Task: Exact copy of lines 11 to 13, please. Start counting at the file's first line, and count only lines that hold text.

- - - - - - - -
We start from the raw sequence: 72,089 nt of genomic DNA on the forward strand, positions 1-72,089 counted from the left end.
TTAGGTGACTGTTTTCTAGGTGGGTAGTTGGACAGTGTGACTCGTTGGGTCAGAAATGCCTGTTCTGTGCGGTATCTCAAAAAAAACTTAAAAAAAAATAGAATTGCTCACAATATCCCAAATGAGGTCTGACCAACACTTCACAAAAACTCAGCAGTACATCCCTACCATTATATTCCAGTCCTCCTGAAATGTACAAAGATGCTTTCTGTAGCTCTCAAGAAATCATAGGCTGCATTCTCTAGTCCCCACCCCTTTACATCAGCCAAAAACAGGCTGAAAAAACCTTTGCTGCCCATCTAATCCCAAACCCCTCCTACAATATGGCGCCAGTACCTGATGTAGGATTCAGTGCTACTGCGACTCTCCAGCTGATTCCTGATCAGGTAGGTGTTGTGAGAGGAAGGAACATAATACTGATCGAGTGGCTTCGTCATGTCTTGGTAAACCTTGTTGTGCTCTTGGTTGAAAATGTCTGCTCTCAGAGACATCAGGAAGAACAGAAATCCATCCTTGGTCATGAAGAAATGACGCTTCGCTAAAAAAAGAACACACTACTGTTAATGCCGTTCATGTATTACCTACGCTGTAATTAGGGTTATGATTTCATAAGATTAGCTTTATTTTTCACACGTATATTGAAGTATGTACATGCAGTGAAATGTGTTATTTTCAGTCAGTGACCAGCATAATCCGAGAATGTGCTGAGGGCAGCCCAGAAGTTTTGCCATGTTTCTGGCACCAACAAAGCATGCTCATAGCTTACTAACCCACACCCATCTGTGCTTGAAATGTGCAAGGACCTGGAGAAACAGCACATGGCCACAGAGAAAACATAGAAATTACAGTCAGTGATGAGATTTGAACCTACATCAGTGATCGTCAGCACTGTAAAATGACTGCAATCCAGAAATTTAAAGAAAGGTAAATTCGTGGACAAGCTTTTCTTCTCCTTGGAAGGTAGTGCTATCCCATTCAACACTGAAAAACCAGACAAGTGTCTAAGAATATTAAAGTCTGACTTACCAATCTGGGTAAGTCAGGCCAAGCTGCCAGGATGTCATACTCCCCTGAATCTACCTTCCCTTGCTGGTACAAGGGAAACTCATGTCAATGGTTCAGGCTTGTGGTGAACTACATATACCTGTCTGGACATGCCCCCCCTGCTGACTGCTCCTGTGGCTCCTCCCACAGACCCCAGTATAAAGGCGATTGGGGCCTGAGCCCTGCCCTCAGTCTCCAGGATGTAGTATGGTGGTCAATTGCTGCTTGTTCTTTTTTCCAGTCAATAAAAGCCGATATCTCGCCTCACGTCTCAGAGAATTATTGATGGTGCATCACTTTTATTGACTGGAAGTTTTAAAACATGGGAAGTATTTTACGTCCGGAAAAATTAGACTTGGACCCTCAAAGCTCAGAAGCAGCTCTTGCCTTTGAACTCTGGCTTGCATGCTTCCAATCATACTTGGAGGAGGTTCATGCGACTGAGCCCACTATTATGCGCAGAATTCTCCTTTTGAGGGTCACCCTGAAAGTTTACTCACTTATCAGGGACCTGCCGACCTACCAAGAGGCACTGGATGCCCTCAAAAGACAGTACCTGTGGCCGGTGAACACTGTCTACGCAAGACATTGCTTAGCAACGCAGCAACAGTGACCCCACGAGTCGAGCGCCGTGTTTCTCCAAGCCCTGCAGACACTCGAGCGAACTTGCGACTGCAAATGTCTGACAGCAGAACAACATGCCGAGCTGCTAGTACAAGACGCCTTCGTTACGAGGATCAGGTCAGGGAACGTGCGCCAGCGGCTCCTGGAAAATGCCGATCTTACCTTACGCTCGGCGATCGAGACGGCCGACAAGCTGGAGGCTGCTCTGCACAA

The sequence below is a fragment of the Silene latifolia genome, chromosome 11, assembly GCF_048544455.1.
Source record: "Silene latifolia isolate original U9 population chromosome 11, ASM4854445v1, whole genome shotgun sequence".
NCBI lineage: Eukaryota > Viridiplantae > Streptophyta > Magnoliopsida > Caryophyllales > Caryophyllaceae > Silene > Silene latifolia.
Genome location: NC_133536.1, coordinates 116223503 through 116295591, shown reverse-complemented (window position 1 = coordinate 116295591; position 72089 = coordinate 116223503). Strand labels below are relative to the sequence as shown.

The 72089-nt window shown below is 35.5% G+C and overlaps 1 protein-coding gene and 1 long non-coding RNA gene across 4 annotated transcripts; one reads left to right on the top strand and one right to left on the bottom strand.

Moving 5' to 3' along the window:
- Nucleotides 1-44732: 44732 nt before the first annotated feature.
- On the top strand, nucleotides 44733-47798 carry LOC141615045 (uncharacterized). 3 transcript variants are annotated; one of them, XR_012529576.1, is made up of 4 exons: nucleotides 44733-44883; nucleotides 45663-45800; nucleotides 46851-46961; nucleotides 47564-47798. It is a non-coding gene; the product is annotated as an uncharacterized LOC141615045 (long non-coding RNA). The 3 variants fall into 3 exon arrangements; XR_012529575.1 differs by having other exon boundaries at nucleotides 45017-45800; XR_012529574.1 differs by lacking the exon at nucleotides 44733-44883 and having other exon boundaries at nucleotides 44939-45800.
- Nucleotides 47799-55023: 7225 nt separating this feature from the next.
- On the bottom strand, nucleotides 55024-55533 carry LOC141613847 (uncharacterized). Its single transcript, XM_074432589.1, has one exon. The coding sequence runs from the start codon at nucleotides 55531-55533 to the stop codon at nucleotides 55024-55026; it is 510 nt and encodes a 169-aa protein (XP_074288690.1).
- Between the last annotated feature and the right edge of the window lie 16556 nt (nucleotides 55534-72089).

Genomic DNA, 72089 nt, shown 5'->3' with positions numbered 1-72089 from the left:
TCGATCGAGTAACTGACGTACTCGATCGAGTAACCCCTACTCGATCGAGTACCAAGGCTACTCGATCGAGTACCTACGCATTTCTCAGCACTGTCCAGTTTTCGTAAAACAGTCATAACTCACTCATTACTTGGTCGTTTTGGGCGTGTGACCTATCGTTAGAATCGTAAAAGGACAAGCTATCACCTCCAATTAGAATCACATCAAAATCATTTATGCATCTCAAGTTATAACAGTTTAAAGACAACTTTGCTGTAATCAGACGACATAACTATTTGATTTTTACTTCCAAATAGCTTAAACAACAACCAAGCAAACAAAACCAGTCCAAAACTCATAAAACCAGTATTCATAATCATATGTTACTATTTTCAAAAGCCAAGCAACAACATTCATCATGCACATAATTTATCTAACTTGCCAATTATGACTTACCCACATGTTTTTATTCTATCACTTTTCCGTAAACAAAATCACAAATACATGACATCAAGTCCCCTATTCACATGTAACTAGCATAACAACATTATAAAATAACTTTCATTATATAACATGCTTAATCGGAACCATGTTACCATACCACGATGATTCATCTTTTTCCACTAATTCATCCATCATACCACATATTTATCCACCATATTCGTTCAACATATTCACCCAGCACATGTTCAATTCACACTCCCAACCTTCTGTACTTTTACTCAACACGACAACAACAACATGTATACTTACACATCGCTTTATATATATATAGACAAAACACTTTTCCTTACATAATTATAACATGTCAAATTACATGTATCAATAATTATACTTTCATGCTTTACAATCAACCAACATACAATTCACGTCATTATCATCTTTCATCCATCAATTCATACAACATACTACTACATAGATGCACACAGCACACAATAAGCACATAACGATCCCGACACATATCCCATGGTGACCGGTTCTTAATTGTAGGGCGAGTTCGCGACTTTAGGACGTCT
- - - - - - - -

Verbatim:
- Nucleotides 47799-55023: 7225 nt separating this feature from the next.
- On the bottom strand, nucleotides 55024-55533 carry LOC141613847 (uncharacterized). Its single transcript, XM_074432589.1, has one exon. The coding sequence runs from the start codon at nucleotides 55531-55533 to the stop codon at nucleotides 55024-55026; it is 510 nt and encodes a 169-aa protein (XP_074288690.1).
- Between the last annotated feature and the right edge of the window lie 16556 nt (nucleotides 55534-72089).